• Diameter (in)\text{Diameter (in)} is the diameter of the rotating part, in inches (in). For example, if we want to calculate the speed of a drill, the diameter to choose will be the drill bit diameter, but if we want to calculate the speeds and feeds of a turning process, the diameter to choose will be the workpiece diameter.

If using the metric system, the formula for the velocity of the rotating part (in rpm) is similar:

RPM=60× 1000 ×Surface speed (m/s)π×Diameter (mm)\text{RPM} = \frac{60 \times\ 1000\ \times\text{Surface speed (m/s)}}{\pi \times \text{Diameter (mm)}}

where:

  • Surface speed (m/s)\text{Surface speed (m/s)} — Speed at which the tool travels relative to the workpiece (or vice-versa), in meters per second (m/s); and
  • Diameter (mm)\text{Diameter (mm)} — Diameter of the rotating part, in millimeters (mm).

The surface speed, also known as cutting speed, depends on the machine tool operation, the tool material, and the workpiece material. The surface speed is not a fixed number but a range of recommended values, going from a minimum to a maximum recommended speed. The possibilities are enormous as there are usually two tool materials, eight operations, and a considerable amount of workpiece materials. Fortunately, our calculator will determine the value of the recommended surface speed for you when you specify the operation and materials.

🙋 The surface speed and chip load values this calculator uses come from Machinery's Handbook, 26th Edition, Chapter: Machining Operations.

Feed rate formula

Once we know the RPM, we can use the formula for feed rate calculation:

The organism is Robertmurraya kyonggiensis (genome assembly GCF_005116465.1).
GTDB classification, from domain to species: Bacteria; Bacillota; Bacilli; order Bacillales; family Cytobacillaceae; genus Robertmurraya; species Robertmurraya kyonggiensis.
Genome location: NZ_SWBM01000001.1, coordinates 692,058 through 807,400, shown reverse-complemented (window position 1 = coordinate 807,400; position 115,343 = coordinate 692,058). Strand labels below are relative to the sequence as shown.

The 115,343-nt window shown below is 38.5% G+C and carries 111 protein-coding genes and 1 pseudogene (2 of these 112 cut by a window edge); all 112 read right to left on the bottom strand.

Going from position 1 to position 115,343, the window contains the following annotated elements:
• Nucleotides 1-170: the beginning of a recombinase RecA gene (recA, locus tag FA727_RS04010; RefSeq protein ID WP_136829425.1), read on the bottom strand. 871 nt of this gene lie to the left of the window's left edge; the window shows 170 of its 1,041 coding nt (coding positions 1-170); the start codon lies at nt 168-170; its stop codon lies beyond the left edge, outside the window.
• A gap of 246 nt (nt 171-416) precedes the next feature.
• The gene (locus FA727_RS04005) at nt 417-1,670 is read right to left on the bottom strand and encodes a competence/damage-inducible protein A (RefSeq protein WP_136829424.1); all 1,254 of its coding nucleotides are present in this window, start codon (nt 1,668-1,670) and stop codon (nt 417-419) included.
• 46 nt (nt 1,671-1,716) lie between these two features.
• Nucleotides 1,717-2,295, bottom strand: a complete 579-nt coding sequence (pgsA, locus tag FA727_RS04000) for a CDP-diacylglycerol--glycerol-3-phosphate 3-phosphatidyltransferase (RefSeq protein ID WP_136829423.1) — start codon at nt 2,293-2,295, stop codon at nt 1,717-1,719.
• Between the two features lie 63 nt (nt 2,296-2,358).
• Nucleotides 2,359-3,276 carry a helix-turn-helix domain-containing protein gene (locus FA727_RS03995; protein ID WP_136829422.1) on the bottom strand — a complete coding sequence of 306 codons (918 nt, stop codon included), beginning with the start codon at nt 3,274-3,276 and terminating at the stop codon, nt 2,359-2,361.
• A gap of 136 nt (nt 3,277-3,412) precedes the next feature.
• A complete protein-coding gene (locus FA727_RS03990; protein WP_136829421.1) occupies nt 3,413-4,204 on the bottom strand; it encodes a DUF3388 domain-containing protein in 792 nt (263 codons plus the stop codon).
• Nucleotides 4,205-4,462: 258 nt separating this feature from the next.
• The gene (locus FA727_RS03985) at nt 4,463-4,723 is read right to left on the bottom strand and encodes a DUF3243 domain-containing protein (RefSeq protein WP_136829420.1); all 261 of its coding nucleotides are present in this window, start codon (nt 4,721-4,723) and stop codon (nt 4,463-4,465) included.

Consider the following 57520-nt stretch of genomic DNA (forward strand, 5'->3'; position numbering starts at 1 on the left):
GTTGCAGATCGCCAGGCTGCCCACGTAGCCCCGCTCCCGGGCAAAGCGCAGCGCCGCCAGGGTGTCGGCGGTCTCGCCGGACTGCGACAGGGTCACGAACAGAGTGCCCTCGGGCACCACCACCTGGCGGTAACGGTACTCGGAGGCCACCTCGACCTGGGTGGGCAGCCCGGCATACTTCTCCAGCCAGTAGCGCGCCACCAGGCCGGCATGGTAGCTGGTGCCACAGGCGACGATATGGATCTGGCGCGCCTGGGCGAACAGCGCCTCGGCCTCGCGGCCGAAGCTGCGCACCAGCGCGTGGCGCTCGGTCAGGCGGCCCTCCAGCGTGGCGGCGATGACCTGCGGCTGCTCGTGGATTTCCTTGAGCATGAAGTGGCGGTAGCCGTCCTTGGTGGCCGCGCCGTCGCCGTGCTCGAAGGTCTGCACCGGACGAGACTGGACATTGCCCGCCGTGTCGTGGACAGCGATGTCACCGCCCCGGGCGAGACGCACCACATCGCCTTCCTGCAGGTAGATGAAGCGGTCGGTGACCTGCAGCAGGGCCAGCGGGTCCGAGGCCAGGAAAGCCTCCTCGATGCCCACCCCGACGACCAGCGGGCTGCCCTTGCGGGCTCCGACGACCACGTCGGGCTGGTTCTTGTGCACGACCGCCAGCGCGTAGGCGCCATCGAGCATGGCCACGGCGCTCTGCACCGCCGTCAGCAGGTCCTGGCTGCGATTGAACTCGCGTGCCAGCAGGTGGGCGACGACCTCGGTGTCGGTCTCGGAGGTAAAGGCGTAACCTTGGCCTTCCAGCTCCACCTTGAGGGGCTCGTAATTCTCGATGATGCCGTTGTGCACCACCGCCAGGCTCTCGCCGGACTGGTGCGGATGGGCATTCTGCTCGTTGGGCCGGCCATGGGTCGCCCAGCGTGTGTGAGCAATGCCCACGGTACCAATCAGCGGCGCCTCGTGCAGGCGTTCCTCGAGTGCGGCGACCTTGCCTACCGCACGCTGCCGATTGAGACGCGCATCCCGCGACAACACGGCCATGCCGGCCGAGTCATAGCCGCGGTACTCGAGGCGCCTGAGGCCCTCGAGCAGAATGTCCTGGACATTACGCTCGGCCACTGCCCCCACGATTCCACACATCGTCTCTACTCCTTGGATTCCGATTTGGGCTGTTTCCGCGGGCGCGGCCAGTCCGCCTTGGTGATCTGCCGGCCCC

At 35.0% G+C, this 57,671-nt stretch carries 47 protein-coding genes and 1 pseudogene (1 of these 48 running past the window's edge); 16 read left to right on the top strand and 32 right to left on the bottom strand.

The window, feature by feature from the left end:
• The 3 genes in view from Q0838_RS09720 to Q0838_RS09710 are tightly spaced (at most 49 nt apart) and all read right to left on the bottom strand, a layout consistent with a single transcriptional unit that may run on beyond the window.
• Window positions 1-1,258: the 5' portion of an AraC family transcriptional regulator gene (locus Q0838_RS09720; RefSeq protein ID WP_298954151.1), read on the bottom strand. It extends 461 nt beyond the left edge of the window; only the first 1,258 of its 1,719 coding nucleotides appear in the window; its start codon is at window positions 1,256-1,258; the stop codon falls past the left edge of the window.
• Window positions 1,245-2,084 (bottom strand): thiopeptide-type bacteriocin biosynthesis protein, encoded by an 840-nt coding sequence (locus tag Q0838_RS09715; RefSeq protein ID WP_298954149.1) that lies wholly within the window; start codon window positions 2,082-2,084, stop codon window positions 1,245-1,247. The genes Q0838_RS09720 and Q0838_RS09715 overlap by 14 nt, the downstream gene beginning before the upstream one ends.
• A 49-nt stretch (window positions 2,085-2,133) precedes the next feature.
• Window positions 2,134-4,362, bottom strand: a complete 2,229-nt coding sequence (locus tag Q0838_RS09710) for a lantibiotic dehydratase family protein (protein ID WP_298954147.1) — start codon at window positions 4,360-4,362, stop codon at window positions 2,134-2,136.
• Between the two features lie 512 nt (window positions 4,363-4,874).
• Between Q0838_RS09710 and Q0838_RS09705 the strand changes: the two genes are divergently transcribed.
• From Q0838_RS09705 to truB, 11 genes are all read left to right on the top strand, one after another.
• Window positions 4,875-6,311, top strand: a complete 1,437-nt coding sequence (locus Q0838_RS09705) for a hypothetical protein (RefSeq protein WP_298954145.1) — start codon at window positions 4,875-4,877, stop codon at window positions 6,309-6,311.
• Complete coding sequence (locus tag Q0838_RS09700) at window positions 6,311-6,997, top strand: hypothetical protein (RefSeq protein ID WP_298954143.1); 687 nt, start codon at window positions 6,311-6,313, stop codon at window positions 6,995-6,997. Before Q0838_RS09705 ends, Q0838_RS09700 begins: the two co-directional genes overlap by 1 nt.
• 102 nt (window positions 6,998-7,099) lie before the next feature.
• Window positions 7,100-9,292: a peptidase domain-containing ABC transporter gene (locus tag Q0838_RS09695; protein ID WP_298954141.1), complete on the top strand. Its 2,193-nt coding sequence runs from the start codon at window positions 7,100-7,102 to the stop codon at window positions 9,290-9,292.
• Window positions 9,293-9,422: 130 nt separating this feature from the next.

Feed rate = RPM × Chip load × # of teeth

where:

  • RPM — rotation speed of the rotating element, in revolutions per minute (rpm);
  • # of teeth — number of teeth of the curing tool; and
  • Chip load — the size of the workpiece each tooth removes, in inches or millimeters per tooth (in/tooth or mm/tooth)

If the chip load is in in/tooth, the resulting feed rate is in in/min, and if the chip load is in mm/tooth, the resulting feed rate is in mm/min.

How do I use this speeds and feeds calculator?

This calculator has two modes, and both use the formulas presented in the previous section to calculate the rotational speed and feed rate, but there are some differences:

  • Preset mode: the calculator will find the recommended surface speed and chip loads for you, as long as you specify the type of operation, tool material, workpiece material, and the number of teeth.
  • Custom mode: you'll be able to specify your custom surface speed and chip load.

If you have gotten this far, thanks for reading. Hopefully, now you have a better idea of how to calculate drill speeds, the speeds and feeds of reamers, and many more.

Luis Fernando
Calculator mode
Preset mode
Machine tool operation
Drilling
Materials and geometry
Tool material
High-speed steel (HSS)
Workpiece material
Aluminum
Tool/workpiece diameter
in
Speeds
Min rotation speed
rpm
Avg rotation speed
rpm
Max rotation speed
rpm
Feeds
Number of teeth